The decision will certainty make it easier for licensees to challenge the validity of licensed patents. To the extent that such challenges lead to the removal of invalid patents or the scaling back of overly broad ones, it facilitates the social policy articulated in Lear v. Atkins, 395 U.S. 653 (1969). Lear held that a licensee is not estopped from attacking the validity of a licensed patent because of the public interest in the free use of ideas that are really part of the public domain and because licensees are often the only party with sufficient economic interest to challenge the patent. (Lear was not directly applicable to this case because the licensee had breached the contract by stopping royalty payments.) However, MedImmune is also likely to increase the social and economic costs of patent litigation by spawning a host of suits as licensees institute such challenges and as licensors, licensees and the courts sort out the ultimate implications and scope of the decision.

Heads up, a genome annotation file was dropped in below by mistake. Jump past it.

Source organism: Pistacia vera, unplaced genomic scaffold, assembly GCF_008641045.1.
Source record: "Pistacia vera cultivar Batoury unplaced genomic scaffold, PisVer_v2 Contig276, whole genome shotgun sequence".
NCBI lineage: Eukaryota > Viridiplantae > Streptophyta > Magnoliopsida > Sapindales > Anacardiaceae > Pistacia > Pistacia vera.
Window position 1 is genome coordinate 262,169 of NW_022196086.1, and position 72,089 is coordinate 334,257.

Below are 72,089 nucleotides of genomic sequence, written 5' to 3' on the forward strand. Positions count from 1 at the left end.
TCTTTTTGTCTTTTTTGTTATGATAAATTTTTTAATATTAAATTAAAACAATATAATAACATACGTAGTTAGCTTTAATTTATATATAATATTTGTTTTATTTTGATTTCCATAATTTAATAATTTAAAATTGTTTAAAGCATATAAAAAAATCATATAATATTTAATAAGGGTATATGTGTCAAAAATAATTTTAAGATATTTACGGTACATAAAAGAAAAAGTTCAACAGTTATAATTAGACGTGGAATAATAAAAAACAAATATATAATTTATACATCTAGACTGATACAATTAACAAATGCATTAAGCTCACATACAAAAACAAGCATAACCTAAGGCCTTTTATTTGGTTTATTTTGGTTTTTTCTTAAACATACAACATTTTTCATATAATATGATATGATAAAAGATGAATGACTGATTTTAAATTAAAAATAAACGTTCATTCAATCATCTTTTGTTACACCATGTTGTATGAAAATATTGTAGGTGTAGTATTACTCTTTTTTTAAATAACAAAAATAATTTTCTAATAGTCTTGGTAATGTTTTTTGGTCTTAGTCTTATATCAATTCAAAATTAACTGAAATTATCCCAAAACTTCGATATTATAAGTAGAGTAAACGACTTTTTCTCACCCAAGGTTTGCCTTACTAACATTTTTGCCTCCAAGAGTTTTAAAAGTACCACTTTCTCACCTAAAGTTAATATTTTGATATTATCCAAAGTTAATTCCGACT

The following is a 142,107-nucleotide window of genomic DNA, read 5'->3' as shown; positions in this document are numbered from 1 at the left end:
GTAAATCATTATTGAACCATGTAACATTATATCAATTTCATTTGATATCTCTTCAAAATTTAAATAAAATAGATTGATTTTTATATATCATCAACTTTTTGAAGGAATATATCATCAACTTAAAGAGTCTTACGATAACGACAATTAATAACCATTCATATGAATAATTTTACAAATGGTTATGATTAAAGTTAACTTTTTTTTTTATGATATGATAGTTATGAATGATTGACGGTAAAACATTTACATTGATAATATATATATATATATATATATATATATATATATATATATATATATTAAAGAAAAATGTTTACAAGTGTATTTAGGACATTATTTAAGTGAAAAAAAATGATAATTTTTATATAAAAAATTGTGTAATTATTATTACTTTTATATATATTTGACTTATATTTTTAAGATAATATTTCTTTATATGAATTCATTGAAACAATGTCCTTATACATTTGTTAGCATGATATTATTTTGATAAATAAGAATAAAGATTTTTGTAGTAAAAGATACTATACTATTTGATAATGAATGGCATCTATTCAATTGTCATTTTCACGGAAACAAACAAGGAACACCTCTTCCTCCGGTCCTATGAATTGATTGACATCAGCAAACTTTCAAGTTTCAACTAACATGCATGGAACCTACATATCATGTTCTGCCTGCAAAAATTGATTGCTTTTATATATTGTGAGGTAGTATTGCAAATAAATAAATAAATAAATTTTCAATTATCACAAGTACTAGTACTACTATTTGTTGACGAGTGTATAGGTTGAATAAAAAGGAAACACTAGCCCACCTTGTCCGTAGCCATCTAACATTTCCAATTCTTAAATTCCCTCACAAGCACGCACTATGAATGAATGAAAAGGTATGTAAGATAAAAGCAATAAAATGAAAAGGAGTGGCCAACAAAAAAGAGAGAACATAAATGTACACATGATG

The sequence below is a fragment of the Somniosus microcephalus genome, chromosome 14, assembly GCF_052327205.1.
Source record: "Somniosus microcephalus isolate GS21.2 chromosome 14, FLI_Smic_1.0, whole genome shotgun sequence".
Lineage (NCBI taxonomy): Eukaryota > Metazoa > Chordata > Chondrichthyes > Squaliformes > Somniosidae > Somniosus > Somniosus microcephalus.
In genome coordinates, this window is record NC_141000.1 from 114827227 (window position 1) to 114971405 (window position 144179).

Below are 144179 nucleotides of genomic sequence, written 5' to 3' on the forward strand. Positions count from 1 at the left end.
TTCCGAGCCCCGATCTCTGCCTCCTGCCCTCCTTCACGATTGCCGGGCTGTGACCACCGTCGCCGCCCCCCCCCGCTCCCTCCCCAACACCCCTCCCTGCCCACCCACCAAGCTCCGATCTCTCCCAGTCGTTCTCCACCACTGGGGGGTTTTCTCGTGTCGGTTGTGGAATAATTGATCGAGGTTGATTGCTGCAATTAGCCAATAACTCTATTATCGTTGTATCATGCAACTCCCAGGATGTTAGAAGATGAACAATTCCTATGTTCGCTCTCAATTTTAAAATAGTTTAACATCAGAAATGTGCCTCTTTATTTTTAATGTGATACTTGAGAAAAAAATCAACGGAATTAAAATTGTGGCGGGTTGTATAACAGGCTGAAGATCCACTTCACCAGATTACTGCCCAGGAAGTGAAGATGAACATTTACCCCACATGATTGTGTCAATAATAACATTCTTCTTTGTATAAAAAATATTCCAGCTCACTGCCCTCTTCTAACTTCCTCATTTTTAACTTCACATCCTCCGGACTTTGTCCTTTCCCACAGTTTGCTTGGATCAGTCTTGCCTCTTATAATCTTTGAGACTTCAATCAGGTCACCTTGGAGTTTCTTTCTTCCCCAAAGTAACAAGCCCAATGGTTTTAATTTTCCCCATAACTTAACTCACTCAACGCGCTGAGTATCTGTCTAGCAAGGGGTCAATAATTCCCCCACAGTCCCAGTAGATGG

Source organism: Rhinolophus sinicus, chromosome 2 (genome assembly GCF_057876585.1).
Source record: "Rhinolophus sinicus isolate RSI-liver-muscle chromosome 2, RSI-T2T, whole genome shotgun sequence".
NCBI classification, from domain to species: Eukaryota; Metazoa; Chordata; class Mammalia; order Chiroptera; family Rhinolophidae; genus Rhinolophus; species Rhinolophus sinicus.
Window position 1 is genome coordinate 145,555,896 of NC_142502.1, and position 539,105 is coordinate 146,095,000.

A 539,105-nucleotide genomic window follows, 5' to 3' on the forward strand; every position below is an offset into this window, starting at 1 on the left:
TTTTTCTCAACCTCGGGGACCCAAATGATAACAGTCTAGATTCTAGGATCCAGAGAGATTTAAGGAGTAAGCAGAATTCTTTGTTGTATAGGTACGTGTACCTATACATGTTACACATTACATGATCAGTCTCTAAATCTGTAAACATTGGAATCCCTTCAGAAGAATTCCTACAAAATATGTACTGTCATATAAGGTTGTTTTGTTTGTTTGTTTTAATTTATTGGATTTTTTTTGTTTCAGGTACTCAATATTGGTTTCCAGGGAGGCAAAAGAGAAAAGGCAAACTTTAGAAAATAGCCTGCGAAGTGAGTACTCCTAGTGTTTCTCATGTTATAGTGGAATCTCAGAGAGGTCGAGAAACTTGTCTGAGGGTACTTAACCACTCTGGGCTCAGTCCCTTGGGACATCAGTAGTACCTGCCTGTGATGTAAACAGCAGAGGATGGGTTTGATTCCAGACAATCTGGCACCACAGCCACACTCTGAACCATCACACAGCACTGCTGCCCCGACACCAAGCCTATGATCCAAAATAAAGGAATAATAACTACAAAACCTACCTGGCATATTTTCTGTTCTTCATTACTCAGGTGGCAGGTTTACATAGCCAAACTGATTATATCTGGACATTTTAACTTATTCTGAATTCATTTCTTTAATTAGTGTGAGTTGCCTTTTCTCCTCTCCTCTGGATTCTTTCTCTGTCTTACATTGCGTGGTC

The decision tilts the risk-benefit scale of licensor-licensee relations significantly in the favor of licensees. A licensee can take a license early in product development and challenge the patent later, if and when product revenues are sufficient to provide an economic incentive to do so and the cash flow to finance the litigation. This tactic may be especially attractive to licensees who believe they are the victims of so-called patent trolls. A license will remove the immediate problem of the troll, while preserving the option of fighting the troll under more favorable financial circumstances in the future.

Licensees also will have increased leverage to renegotiate existing agreements. Although U.S. patents are presumed by law to be valid and many will survive litigation, there are almost always points of attack and areas of dispute regarding validity and infringement. The threat of a DJ action should increase the ability of licensees to extract concessions in many instances.